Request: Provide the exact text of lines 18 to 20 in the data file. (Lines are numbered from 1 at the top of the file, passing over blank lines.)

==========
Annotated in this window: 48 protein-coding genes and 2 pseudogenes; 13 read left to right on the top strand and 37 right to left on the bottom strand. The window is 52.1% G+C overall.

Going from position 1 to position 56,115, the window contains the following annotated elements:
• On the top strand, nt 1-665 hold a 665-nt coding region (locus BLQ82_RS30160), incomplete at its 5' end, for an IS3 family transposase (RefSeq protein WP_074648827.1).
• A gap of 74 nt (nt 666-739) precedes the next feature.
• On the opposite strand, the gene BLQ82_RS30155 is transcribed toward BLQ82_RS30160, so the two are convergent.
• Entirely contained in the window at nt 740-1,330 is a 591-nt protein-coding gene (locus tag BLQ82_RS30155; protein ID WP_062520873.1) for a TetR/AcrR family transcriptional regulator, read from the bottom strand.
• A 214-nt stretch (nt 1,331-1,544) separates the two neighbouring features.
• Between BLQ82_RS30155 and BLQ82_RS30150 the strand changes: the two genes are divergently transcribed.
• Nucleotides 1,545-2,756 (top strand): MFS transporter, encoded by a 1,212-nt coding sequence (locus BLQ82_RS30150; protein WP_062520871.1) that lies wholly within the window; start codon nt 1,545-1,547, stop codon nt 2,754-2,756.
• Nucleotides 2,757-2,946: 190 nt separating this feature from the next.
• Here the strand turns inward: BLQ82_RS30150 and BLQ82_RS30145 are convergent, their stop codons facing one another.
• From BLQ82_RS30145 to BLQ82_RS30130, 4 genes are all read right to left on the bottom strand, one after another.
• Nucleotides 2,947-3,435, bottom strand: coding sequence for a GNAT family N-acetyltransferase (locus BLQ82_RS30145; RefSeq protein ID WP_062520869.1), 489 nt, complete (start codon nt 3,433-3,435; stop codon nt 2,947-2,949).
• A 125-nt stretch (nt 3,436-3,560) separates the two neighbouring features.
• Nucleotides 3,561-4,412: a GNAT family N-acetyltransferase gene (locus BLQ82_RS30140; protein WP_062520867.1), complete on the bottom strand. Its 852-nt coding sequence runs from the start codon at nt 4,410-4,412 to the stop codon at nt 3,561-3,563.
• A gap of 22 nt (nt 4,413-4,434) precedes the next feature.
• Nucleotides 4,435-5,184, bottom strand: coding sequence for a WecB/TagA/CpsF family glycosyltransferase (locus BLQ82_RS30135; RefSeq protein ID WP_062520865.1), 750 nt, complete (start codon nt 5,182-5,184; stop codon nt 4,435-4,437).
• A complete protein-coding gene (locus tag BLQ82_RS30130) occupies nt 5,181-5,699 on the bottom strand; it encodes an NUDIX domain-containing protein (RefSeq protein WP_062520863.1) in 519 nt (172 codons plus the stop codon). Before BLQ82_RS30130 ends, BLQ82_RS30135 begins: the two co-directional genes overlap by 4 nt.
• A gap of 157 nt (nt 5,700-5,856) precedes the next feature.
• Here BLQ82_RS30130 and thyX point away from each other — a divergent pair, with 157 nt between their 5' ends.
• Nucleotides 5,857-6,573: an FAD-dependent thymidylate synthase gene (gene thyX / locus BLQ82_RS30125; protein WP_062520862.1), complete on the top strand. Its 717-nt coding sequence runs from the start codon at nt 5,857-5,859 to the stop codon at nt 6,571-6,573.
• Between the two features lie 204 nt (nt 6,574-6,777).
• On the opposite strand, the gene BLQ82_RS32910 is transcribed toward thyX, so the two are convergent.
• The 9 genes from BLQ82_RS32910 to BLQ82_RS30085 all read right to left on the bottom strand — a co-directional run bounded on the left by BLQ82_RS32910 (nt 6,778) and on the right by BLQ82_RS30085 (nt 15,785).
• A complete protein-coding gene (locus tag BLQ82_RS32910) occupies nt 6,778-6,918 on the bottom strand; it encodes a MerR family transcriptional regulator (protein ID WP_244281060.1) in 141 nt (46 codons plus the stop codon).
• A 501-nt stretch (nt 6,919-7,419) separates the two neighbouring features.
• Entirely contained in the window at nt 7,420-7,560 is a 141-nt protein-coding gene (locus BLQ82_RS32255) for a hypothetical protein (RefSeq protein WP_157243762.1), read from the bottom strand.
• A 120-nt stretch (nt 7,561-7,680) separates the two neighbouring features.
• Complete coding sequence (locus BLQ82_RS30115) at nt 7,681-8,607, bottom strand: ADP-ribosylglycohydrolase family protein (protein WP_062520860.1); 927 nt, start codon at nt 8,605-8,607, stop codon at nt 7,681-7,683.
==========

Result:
• A complete protein-coding gene (locus tag BLQ82_RS30130) occupies nt 5,181-5,699 on the bottom strand; it encodes an NUDIX domain-containing protein (RefSeq protein WP_062520863.1) in 519 nt (172 codons plus the stop codon). Before BLQ82_RS30130 ends, BLQ82_RS30135 begins: the two co-directional genes overlap by 4 nt.
• A gap of 157 nt (nt 5,700-5,856) precedes the next feature.
• Here BLQ82_RS30130 and thyX point away from each other — a divergent pair, with 157 nt between their 5' ends.